Customers Really Aren’t Stupid:

I've had several customer service jobs. I've recently come to realize that the customers aren't stupid. It may seem like a disproportionate chunk of the people you see every day are complete idiots, but the fact is that they've got more going on in their lives than, say, renting a movie. So if they don't know the late fee policy at your rental store, it's because they haven't spent the time to learn the policy, not because they are too stupid to understand it.

I feel stupid for not knowing this already:

When rinsing your toothbrush, flick the bristles facing down towards the sink rather than facing up towards the mirror. You will never have to clean the toothpaste off the mirror again.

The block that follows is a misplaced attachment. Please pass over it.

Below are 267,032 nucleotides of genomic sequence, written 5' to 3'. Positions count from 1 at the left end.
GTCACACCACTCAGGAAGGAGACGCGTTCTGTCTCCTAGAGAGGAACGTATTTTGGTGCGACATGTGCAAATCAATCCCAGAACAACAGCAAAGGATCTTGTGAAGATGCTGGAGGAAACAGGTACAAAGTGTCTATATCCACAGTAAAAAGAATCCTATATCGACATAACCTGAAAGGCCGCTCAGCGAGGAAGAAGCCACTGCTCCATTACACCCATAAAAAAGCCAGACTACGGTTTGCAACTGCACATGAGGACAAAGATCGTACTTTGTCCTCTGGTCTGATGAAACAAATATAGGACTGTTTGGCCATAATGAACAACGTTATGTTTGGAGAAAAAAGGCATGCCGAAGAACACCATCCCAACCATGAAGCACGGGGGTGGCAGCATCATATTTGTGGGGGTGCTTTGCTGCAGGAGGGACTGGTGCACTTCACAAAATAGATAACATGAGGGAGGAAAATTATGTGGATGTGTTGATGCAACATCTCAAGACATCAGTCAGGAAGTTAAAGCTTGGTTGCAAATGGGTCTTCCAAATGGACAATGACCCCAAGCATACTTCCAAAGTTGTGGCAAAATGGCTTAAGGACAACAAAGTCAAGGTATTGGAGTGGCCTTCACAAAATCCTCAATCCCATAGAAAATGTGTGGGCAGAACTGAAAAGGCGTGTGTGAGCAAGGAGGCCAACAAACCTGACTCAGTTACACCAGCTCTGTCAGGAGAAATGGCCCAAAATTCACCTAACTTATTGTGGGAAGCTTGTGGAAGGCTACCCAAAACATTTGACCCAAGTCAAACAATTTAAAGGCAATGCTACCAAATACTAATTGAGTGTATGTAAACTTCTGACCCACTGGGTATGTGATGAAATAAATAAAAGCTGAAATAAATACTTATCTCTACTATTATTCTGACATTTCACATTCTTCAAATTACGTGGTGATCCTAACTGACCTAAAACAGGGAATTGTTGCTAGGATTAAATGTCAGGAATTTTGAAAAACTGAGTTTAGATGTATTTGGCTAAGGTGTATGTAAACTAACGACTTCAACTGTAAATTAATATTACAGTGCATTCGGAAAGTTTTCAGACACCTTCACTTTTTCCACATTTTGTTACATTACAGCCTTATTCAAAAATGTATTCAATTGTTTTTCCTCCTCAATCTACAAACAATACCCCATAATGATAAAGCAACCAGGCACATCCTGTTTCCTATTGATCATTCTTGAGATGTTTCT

Take a Hack Day:

Today at noon, however, Yahoo got serious about Hack Days by making it Yahoo-wide. Every Yahoo engineer is invited to participate, and other employees are joining in as well. Anyone with an idea is encouraged to gather a team up and spend a day coding. Tomorrow (Friday) at noon, the hacking stops and everyone will get together to review what’s been built.

Choose Your Seatmates Wisely:

We show ourselves in moments of system failure and panic and change and difficulty and crash-landings, not calm. Does true self emerge only (or especially?) when tested? Lessons about others come, perhaps, from their response to great fear or significant peril or the opportunity for sacrifice either taken or not. My colleague had failed that test before, but it was this final failing grade that made it clear: I could no longer work with him. He got his pool time; we gave our speech. I walked off that stage and never worked with him again. I knew I needed different seatmates for the rest of my flight.

Five Ways to Sell Know-How: